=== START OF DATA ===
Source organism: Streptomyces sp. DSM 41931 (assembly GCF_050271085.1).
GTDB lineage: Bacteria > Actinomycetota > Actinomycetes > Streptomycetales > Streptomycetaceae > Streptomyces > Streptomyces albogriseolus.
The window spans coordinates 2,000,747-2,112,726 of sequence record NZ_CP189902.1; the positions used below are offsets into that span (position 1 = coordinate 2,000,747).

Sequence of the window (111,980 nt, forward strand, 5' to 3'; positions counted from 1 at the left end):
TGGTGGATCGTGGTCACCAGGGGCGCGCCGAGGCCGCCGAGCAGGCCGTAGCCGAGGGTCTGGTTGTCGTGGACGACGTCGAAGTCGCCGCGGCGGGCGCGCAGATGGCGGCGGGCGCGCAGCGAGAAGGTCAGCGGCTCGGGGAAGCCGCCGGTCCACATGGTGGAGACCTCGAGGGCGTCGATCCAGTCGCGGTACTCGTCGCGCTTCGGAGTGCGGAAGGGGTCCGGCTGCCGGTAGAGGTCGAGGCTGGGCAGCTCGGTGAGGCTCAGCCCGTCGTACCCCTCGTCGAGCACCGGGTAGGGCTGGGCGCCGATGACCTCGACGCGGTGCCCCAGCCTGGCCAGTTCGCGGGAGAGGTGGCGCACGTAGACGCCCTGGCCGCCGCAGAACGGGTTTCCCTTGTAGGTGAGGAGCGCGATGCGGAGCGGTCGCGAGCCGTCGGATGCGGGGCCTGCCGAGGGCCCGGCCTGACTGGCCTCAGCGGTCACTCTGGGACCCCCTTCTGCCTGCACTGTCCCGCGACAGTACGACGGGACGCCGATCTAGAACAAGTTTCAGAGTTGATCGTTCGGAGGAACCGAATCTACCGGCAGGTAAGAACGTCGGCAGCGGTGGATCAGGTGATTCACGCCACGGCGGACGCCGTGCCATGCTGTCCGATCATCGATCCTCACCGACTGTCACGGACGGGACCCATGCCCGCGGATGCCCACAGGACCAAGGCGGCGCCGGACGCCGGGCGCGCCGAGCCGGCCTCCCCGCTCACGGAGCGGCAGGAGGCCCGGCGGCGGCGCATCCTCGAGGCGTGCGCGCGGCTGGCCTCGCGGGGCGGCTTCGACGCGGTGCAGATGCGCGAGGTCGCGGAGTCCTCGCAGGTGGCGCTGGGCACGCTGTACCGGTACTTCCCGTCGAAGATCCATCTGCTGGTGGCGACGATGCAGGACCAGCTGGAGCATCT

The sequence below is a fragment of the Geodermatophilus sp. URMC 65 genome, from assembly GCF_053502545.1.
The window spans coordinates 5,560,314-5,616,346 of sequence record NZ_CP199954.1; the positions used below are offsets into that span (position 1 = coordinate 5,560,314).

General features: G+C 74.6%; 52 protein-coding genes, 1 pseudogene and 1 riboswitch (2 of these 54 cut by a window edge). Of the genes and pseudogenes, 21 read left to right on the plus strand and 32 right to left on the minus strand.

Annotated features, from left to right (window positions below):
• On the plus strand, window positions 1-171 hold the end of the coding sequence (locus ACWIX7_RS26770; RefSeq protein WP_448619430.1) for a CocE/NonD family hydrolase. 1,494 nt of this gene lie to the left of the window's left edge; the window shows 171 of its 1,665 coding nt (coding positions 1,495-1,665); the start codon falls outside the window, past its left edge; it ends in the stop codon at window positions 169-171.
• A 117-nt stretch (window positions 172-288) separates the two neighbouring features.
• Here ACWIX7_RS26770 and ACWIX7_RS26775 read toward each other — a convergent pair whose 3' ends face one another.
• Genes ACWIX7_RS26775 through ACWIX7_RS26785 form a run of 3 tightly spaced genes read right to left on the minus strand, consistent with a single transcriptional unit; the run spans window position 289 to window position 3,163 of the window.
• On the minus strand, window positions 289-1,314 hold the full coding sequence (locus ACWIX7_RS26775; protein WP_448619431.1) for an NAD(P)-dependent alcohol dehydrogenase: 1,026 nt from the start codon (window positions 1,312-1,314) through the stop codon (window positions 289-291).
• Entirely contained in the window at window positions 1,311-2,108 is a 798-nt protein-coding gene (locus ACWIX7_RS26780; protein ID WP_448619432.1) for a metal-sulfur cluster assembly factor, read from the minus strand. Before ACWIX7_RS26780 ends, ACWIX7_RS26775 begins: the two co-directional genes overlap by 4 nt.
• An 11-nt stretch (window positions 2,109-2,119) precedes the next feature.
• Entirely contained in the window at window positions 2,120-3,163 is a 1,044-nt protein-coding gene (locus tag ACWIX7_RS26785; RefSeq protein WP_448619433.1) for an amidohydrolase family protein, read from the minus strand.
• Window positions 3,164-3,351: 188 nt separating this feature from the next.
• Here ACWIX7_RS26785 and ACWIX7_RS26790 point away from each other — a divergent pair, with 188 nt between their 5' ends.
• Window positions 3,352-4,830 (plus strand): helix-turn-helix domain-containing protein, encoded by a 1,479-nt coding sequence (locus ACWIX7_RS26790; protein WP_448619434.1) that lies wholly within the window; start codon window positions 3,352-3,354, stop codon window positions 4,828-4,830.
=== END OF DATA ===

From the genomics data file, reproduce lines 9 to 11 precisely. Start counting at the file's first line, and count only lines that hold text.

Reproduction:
Annotated features, from left to right (window positions below):
• On the plus strand, window positions 1-171 hold the end of the coding sequence (locus ACWIX7_RS26770; RefSeq protein WP_448619430.1) for a CocE/NonD family hydrolase. 1,494 nt of this gene lie to the left of the window's left edge; the window shows 171 of its 1,665 coding nt (coding positions 1,495-1,665); the start codon falls outside the window, past its left edge; it ends in the stop codon at window positions 169-171.
• A 117-nt stretch (window positions 172-288) separates the two neighbouring features.